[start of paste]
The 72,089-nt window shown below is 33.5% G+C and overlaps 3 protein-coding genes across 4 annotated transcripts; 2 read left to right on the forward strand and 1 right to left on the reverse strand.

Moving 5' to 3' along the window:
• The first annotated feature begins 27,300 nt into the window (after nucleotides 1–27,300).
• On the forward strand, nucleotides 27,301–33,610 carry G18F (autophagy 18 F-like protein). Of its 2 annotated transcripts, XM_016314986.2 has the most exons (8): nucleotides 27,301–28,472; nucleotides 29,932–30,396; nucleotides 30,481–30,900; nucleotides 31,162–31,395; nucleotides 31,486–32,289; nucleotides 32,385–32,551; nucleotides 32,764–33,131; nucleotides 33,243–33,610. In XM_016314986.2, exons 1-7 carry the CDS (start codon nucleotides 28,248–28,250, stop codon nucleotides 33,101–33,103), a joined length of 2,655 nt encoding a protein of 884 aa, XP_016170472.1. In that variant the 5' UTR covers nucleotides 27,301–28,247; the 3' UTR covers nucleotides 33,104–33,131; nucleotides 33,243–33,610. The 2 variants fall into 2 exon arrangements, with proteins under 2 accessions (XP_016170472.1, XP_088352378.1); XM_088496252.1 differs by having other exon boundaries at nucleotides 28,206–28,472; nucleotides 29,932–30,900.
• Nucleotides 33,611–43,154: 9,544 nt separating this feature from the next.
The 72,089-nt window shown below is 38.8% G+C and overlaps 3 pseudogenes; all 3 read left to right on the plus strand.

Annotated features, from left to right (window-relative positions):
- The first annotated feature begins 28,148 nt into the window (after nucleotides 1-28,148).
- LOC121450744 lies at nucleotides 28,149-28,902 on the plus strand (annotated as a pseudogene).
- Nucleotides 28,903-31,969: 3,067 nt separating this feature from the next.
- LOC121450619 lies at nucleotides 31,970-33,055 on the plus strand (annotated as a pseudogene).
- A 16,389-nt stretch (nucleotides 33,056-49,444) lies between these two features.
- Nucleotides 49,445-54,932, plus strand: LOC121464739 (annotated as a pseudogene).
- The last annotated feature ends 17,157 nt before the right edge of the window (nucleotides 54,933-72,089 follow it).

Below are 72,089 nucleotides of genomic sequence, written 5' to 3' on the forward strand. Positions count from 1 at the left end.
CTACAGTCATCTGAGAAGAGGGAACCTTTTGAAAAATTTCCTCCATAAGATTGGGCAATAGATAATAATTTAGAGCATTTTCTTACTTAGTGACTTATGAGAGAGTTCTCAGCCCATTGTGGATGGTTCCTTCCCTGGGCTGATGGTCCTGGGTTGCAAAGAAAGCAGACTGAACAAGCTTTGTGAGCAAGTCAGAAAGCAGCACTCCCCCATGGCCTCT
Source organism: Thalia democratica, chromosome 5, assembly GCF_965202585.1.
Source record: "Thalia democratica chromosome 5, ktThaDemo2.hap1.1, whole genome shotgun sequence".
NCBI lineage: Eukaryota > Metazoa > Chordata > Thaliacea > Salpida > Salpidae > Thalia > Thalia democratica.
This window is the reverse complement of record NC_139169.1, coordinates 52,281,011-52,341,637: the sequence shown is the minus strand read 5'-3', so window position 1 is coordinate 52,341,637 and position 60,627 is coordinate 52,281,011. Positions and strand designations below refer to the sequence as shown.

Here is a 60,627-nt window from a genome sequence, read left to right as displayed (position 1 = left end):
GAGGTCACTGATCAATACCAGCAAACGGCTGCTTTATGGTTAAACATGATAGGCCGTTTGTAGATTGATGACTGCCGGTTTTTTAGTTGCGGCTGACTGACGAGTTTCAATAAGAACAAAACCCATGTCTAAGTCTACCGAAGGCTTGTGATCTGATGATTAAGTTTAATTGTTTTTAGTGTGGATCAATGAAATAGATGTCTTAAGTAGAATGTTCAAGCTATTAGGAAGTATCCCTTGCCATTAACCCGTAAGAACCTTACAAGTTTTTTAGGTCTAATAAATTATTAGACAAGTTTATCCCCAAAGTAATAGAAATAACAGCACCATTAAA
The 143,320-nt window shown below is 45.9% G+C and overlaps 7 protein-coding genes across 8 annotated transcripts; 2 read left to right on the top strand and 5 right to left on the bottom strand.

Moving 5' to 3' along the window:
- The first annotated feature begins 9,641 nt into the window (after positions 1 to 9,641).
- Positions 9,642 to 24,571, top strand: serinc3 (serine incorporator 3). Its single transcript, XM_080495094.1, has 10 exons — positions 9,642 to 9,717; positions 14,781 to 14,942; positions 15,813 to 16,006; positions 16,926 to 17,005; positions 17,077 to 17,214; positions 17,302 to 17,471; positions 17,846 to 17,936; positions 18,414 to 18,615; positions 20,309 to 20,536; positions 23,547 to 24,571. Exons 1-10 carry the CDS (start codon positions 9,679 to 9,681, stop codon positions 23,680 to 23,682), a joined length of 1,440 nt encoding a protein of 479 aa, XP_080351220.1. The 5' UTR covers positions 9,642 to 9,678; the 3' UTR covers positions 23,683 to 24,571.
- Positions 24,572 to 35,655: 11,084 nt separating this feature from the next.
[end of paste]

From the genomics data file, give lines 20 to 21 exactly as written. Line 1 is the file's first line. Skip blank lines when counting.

This window is the reverse complement of record NC_139169.1, coordinates 52,281,011-52,341,637: the sequence shown is the minus strand read 5'-3', so window position 1 is coordinate 52,341,637 and position 60,627 is coordinate 52,281,011. Positions and strand designations below refer to the sequence as shown.

Here is a 60,627-nt window from a genome sequence, read left to right as displayed (position 1 = left end):